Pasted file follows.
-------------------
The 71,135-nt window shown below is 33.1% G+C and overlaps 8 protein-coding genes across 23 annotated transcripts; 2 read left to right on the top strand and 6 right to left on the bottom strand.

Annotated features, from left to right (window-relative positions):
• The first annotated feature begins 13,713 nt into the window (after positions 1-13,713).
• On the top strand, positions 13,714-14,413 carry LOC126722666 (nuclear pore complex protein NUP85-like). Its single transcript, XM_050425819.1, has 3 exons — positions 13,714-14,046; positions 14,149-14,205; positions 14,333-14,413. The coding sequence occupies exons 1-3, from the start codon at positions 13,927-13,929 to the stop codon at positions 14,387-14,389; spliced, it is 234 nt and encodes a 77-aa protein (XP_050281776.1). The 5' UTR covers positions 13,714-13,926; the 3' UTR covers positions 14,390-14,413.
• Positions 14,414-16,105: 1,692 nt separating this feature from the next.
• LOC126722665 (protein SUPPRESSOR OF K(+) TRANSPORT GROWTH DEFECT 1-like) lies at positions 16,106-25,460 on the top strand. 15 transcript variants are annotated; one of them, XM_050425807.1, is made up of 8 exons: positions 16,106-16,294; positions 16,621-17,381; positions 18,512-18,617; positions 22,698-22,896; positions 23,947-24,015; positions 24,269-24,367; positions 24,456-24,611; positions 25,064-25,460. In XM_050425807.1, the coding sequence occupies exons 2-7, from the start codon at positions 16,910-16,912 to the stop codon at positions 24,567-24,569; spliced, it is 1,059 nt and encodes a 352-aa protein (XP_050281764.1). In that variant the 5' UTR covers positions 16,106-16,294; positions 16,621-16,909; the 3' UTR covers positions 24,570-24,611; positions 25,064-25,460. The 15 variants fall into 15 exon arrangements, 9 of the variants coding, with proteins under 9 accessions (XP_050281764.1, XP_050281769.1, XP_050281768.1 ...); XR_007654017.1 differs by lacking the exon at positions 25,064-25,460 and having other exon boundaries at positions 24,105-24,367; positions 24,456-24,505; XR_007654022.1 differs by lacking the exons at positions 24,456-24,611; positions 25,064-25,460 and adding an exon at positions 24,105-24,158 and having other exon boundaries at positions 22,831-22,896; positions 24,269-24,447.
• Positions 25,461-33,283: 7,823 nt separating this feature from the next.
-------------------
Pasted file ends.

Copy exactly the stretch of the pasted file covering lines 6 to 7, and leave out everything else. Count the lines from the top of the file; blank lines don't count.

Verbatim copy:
• LOC126722665 (protein SUPPRESSOR OF K(+) TRANSPORT GROWTH DEFECT 1-like) lies at positions 16,106-25,460 on the top strand. 15 transcript variants are annotated; one of them, XM_050425807.1, is made up of 8 exons: positions 16,106-16,294; positions 16,621-17,381; positions 18,512-18,617; positions 22,698-22,896; positions 23,947-24,015; positions 24,269-24,367; positions 24,456-24,611; positions 25,064-25,460. In XM_050425807.1, the coding sequence occupies exons 2-7, from the start codon at positions 16,910-16,912 to the stop codon at positions 24,567-24,569; spliced, it is 1,059 nt and encodes a 352-aa protein (XP_050281764.1). In that variant the 5' UTR covers positions 16,106-16,294; positions 16,621-16,909; the 3' UTR covers positions 24,570-24,611; positions 25,064-25,460. The 15 variants fall into 15 exon arrangements, 9 of the variants coding, with proteins under 9 accessions (XP_050281764.1, XP_050281769.1, XP_050281768.1 ...); XR_007654017.1 differs by lacking the exon at positions 25,064-25,460 and having other exon boundaries at positions 24,105-24,367; positions 24,456-24,505; XR_007654022.1 differs by lacking the exons at positions 24,456-24,611; positions 25,064-25,460 and adding an exon at positions 24,105-24,158 and having other exon boundaries at positions 22,831-22,896; positions 24,269-24,447.
• Positions 25,461-33,283: 7,823 nt separating this feature from the next.